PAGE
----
I’ve rarely been disappointed by a DeWalt power tool. That’s why I wasn’t surprised by the choice of a 3A motor in the DWE6423K. It’s a good balance between raw power and noise control.
A speed controller is included. This will let you choose the right setting for your finishing work based on the material you’re using. What’s even better is that the dial is easily accessible so you can make adjustments on the fly.
I was pleasantly surprised by the compatibility with sanding disks of various sizes and grits. The tool is not too heavy but not the lightest either. That being said, its ergonomic design, low vibrations, and easy-access speed dial make for a smooth finishing experience.
If I was in the market for a powerful rust remover and smooth finisher, the Chicago Pneumatic CP870 DA Sander would be one of my top picks for sure. It has a free speed of 10,000 RPM and a very durable hard plastic casing.
It may look like any other DA sander on the market but this power tool performs and feels like it’s made to last. The compatibility with sanding disks of different sizes is welcomed especially since this model is sold with just a 5” disk.
In terms of noise and vibrations, you shouldn’t expect much of either. The gadget is balanced and will serve you well both inside your home and your garage. The ergonomic aluminum grip is fairly solid and should give you total control over the amount of pressure you put on the tool.
Know the Tool’s Limitations
You may know how to use a DA sander and you may think you know what all the specs imply. But there is a common misconception about ‘no vibration’ sanders that I would like to clarify.
When shopping for a new or your first DA sander, it’s important not to be seduced by the promise of zero vibrations. No matter how well-built and how isolated the motor is, every sander will have some levels of vibration.
This is particularly noticeable as you switch among materials of different densities and surfaces. Most of the time, when you increase the speed, you’ll also increase the intensity of the feedback, but that may also depend on the pressure and the grit.
Some DA sanders will have significantly lower vibrations than others, but never so low in intensity that you won’t feel them.
Do You Need Multiple Disk Size Compatibility?
You don’t really need this but it’s not a bad thing to have when done properly. A lot of DA sanders can accept smaller or larger-sized sanding disks. But many of them will give you a hard time when you’re trying to make the switch.
As I said, compatibility and ease of use are great but not everyone needs that. If you’ve had some practice with sanding and polishing then you should be able to make do with a 6” disk on just about any project.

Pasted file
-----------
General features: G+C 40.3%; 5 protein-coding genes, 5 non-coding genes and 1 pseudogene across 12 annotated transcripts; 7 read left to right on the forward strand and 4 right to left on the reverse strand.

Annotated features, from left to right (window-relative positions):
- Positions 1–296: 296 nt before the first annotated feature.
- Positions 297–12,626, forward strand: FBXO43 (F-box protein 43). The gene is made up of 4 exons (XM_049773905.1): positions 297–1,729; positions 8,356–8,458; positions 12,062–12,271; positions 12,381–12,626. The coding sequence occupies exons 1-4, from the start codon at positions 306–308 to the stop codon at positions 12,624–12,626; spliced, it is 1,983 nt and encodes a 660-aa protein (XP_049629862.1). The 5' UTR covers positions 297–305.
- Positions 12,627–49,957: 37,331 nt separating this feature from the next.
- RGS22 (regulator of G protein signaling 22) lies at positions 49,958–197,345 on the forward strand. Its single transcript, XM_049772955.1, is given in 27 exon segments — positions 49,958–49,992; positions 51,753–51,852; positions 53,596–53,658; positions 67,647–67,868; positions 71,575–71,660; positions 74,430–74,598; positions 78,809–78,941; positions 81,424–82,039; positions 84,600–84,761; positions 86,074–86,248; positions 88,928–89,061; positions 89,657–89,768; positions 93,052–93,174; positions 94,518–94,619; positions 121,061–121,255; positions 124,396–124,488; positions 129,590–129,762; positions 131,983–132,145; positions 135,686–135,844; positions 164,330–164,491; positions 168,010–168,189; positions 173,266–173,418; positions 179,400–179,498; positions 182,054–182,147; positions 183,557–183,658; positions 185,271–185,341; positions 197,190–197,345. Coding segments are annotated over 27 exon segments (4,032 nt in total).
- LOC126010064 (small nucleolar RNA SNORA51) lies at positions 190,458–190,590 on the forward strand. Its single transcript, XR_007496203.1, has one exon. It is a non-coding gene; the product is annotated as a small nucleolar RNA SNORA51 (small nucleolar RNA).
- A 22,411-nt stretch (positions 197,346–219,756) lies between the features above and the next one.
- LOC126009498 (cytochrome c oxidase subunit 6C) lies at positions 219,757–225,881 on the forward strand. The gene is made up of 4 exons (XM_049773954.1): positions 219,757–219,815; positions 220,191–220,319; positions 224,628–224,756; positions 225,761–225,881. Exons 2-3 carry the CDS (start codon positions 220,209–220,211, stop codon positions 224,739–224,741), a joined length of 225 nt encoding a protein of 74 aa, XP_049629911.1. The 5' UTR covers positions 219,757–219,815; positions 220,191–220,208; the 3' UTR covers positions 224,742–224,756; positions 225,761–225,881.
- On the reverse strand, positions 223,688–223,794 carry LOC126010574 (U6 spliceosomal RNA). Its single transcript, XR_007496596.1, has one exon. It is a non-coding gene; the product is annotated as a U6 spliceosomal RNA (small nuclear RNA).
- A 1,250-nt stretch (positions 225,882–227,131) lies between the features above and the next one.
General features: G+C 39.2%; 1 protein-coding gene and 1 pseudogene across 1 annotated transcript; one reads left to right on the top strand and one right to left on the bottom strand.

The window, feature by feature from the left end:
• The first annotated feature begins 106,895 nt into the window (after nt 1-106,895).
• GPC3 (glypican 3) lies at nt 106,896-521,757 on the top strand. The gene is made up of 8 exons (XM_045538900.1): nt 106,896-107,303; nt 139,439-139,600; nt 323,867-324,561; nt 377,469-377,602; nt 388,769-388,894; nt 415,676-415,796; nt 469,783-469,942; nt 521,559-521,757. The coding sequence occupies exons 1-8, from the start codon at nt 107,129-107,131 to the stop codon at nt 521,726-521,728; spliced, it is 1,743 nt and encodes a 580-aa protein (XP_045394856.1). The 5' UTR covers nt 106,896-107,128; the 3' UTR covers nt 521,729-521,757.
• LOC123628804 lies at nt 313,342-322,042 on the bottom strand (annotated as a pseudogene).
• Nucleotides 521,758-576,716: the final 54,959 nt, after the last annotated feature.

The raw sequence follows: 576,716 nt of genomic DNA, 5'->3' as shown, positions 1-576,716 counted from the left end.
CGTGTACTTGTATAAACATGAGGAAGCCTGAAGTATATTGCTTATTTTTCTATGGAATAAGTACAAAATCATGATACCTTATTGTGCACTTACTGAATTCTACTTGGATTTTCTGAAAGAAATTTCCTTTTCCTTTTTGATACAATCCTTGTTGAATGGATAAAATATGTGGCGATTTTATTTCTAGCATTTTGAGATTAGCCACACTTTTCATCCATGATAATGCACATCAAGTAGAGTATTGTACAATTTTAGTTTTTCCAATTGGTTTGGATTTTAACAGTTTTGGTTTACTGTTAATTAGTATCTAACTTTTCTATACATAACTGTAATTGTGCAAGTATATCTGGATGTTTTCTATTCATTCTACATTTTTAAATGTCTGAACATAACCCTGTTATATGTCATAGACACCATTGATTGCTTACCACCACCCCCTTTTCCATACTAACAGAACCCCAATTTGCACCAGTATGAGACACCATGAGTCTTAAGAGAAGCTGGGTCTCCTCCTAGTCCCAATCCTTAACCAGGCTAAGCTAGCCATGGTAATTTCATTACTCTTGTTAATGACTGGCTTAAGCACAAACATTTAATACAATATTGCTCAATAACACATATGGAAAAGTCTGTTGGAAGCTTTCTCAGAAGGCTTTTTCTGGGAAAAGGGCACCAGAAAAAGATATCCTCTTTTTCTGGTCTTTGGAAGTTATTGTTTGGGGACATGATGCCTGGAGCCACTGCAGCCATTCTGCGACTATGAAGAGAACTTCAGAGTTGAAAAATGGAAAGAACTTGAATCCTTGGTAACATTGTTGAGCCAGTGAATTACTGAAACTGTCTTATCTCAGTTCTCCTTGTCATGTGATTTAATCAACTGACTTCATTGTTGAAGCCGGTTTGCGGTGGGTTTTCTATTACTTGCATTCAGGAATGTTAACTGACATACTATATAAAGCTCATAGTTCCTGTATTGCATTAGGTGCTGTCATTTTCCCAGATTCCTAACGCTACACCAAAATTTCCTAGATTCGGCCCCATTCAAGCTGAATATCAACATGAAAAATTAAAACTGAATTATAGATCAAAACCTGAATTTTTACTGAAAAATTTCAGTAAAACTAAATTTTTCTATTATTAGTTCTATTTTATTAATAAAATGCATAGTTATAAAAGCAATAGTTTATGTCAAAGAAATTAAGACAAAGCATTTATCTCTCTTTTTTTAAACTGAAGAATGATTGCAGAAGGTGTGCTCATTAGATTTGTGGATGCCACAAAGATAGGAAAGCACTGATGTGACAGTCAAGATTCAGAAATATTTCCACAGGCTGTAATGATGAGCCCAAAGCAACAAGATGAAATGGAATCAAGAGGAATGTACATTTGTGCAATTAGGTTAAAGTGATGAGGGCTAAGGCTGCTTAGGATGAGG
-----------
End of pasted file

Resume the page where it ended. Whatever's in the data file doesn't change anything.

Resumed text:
Extra Features to Look For
There are two important features that I value more than say a built-in speed controller. The first one is a finger guard. Safety is important no matter how easy the power tool is to use and how experienced you are. A finger guard and a throttle lock that prevents accidental startups are worth the extra money when you can find them.
The secondary feature I value a lot, and so should you, is a dust collector system. Finishing work makes tons of mess, and if you work on particularly small projects with intricate detailing, a makeshift vacuum collector system might not be good enough.
This is not to say that being able to regulate the speed doesn’t have its merit. It turns a regular DA sander into a very versatile tool. You can make smooth or coarse finishes a lot easier and you can grind metal just as easily.
How Much Does the Motor Really Matter?
Last but not least, let’s discuss raw power for a moment. As you’ve seen on this list, there are motors anywhere between 2A and 4.5A and there are certainly even more powerful ones on the market.
But I would be lying if I were to say that the more powerful your sander motor is, the better. That’s definitely not always the case. Most 2 and 3A motors can achieve up to 12,000 RPM. The rated motor current draw is just a rating; it’s all about how it’s put to work with the rest of the components. This is not unlike how you shouldn’t judge a car strictly by its engine size.
It’s the quality of the sanding disk and your appreciation of how much pressure to apply that is definitely going to make a much bigger difference in the end.
The size of the sanding disk also matters a bit more than the motor current draw. The bigger the disk is the faster you get the job done.
The Bottom Line
As you know, DA sanders come in various shapes and sizes. Some manufacturers obviously have an edge when it comes to balancing out certain features, but you don’t always have to pay top dollar for that edge.
To pick the best DA sander for your projects, focus only on the features that you need. If you work with both wood and metal in projects of different sizes, you may need spring for a more capable DA sander than less demanding users.
A hardcore woodworking and welding enthusiast, Russ is the editor-in-chief of TAH. In his spare time, Russ loves watching sports, and (binge) watching Netflix.